I am most interested in the complexity, nuance and contradictions that exist in all of us and everywhere. Although this is a photo book, the words are just as critical as the images. For me that was the only way to express all the layers.
Considering your work has famously been about shedding light on the horrors of segregation and the consequences of hatred, I can’t help but wonder if you had moments during 2016 where you honestly just thought to yourself, how can my parents support Trump, but also support my work? Did they even read my first two photography books?
I was so devastated, confused, and flabbergasted when I discovered the passionate support they had for Trump. It just didn’t make any sense to me. What he stood for was so antithetical to who they are as people and what they care about. I always saw my parents as sensitive, good, honest, and generous, kind souls. None of it made sense to me. It was a true existential crisis.
At some point all artists have to reconcile with the fact that their parents might not understand what exactly they’re doing for a living, but as someone who clearly loves their family, and has now made a phenomenal body of work about their family, what role does your family’s understanding of your work play in the way you experience and see it yourself?
Well, I think it’s a bit of a Rorschach test. You can’t control how people see or interpret art. Everyone brings their own lens and perspective to what they are looking at and experiencing. My parents don’t love everything I do, but they respect it and that’s all that I can hope for. I was very nervous to share this book with them, but was so relieved when my dad said, “What I loved most and what I am so proud of here, is your honesty.” It wasn’t about him, his ego, or how he looked, but he cared about and respected how I was honest in my work. The same with my mother: There were some hard things for her to read, but she supported my decisions 100 percent. That, to me, is the definition of unconditional love.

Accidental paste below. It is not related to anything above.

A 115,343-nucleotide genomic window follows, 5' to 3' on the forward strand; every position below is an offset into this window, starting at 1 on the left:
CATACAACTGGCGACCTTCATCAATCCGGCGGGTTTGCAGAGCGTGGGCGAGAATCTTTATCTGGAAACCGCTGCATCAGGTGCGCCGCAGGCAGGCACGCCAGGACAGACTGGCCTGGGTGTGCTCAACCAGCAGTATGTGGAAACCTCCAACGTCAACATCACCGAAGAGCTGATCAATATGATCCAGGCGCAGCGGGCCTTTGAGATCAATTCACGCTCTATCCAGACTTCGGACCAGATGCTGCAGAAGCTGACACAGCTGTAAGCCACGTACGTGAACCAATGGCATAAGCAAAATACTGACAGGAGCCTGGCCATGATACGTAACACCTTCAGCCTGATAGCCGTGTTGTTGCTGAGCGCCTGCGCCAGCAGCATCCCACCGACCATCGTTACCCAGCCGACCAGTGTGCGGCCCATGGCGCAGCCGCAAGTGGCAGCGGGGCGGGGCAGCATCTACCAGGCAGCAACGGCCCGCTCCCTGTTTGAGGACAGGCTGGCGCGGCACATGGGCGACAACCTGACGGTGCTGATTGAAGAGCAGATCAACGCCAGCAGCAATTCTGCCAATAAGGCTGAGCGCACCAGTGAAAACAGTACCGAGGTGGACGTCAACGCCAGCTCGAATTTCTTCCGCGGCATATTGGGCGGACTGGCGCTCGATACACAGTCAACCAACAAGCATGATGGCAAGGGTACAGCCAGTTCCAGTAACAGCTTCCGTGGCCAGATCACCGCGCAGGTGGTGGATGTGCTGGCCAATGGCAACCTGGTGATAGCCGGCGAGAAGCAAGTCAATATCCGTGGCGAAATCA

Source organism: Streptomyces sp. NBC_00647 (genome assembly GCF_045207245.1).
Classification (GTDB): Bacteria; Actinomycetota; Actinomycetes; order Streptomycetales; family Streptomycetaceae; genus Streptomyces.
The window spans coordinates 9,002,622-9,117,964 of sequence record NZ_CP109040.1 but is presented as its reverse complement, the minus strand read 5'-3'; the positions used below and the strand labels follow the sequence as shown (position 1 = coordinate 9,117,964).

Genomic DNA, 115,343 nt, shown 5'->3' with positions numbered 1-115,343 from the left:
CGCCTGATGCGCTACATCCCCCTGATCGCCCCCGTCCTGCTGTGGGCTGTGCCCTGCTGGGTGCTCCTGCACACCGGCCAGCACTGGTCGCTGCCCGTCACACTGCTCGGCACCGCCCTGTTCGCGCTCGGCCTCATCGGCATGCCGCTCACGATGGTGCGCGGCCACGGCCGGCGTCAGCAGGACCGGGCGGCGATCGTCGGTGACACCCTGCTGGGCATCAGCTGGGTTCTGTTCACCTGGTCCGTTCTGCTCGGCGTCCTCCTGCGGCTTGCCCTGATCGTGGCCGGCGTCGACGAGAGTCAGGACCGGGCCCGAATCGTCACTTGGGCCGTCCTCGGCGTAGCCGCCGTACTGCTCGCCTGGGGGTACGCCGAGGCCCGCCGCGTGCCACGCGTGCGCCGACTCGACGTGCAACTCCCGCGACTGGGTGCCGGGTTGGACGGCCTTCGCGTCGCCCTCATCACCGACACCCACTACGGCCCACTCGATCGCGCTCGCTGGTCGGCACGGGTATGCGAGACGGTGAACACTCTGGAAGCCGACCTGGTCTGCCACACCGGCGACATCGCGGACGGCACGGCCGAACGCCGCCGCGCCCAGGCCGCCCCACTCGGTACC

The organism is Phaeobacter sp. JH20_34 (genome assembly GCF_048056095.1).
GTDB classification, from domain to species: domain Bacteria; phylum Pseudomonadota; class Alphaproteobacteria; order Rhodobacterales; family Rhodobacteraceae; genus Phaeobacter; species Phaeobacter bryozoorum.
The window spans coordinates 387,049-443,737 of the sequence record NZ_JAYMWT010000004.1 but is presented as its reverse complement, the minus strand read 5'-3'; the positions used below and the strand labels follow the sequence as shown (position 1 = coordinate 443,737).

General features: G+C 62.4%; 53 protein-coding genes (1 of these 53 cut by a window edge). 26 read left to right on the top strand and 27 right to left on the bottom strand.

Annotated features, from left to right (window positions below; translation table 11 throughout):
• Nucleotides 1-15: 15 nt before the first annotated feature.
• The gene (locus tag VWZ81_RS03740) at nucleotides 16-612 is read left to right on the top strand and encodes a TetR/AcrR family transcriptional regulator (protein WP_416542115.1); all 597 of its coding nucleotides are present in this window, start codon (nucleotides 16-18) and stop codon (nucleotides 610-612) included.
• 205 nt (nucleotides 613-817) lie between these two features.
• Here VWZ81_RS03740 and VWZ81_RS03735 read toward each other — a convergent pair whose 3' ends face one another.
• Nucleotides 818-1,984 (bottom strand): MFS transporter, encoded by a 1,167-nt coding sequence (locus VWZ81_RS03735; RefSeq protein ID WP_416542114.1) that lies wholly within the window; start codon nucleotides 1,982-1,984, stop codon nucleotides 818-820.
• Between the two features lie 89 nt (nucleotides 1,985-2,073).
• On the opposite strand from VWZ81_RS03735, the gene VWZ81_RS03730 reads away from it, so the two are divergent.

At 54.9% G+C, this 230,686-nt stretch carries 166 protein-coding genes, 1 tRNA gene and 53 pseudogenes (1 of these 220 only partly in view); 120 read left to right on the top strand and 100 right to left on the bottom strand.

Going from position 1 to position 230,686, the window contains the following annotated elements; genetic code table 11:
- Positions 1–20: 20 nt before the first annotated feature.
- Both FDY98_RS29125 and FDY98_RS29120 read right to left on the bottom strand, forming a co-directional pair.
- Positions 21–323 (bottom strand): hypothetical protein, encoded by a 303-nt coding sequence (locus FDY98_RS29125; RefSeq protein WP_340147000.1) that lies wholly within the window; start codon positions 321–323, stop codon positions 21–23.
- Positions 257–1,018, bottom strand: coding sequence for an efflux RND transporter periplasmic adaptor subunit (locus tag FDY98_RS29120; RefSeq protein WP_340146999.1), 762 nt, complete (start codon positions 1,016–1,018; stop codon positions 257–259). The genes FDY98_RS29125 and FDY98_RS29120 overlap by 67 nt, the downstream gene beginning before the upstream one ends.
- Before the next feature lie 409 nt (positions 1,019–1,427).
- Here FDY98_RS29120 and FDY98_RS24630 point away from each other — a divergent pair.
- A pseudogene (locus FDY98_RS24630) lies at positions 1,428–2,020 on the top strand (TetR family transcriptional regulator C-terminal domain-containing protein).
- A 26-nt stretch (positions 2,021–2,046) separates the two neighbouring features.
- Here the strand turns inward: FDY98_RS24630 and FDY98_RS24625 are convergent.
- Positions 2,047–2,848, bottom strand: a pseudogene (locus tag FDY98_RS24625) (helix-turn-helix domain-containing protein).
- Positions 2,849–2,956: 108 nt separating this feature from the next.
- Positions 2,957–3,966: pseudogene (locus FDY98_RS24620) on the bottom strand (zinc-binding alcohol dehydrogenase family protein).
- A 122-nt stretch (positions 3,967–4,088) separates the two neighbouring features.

The way you characterize your grandparents, especially your grandfather, Irving Yasgur, is so beautiful. Irving built his own business, one that would lay the foundation for your family’s success. As you began your career as an artist, did you ever think about the parallels between you and your grandfather?
I can only hope there are parallels, as I so admired my family’s work ethic. The generations before me came to America as immigrants escaping antisemitism and pogroms in Eastern Europe. They came here to pursue the American dream. They worked their fingers to the bone and felt grateful and proud that this country gave them these opportunities. I feel the same, but the support and opportunities came from the life that they worked so hard to provide for me. I have always felt a deep responsibility to work hard because of the privileges I was given. I hope to pass this on to my children.